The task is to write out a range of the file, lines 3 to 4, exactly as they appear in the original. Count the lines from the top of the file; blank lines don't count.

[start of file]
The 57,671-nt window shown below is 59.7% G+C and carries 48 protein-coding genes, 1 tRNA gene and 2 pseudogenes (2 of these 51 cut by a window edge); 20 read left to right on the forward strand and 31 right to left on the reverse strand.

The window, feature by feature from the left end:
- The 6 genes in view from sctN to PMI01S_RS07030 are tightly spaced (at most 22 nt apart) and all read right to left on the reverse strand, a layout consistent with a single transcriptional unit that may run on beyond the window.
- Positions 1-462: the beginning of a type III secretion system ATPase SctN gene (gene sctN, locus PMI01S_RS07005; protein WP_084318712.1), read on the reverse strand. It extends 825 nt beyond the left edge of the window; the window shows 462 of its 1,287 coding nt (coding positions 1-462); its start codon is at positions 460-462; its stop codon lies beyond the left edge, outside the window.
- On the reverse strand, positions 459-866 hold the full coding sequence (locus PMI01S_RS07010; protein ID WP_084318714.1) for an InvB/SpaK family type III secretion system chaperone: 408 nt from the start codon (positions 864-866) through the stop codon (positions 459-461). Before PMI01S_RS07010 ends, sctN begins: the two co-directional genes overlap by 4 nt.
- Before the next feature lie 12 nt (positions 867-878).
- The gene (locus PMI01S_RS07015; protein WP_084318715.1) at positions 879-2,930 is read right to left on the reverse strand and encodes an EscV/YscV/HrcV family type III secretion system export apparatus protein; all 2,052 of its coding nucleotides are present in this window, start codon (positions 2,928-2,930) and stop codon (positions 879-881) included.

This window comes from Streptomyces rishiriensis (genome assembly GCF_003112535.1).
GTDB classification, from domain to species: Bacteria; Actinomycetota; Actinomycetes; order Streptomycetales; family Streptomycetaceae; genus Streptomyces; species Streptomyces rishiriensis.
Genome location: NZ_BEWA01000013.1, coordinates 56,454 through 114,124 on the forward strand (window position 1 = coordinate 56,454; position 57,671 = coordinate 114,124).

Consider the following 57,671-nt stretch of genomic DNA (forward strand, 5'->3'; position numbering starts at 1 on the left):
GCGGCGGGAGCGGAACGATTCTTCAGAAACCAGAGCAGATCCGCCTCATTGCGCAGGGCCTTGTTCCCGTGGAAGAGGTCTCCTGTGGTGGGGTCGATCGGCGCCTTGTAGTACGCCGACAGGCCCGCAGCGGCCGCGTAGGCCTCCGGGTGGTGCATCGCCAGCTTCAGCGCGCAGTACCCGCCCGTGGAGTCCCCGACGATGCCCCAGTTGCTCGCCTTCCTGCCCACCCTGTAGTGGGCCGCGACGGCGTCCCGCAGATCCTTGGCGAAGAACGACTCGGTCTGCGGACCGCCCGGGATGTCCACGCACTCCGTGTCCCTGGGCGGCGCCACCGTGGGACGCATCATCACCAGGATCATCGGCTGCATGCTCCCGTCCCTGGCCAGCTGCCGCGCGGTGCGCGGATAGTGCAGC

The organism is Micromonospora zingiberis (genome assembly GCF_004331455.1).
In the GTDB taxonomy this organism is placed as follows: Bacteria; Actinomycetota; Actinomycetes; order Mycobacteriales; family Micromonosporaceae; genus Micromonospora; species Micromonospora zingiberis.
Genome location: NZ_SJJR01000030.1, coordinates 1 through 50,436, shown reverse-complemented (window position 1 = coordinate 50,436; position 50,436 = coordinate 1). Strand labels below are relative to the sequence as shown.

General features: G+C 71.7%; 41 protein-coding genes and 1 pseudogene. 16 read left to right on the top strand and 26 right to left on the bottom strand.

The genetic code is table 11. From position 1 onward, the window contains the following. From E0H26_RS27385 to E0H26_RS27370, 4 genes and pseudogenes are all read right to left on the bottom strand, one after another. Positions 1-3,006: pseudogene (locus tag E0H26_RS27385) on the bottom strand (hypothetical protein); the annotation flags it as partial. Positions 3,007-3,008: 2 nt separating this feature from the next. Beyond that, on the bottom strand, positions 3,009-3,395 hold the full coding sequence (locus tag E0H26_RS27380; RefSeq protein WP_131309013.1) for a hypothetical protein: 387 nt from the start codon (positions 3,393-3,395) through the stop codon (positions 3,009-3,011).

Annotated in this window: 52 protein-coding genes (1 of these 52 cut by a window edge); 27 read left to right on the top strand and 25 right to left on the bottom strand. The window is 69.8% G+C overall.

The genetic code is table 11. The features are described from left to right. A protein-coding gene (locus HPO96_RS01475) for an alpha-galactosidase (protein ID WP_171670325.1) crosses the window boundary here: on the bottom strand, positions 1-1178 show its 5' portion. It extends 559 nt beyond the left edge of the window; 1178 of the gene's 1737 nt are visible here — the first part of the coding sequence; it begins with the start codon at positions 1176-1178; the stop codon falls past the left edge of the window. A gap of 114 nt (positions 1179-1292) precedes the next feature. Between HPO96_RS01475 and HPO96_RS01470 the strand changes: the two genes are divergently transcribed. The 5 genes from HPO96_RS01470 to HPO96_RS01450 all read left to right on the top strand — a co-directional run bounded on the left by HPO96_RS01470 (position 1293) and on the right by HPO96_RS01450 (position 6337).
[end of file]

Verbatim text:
- The 6 genes in view from sctN to PMI01S_RS07030 are tightly spaced (at most 22 nt apart) and all read right to left on the reverse strand, a layout consistent with a single transcriptional unit that may run on beyond the window.
- Positions 1-462: the beginning of a type III secretion system ATPase SctN gene (gene sctN, locus PMI01S_RS07005; protein WP_084318712.1), read on the reverse strand. It extends 825 nt beyond the left edge of the window; the window shows 462 of its 1,287 coding nt (coding positions 1-462); its start codon is at positions 460-462; its stop codon lies beyond the left edge, outside the window.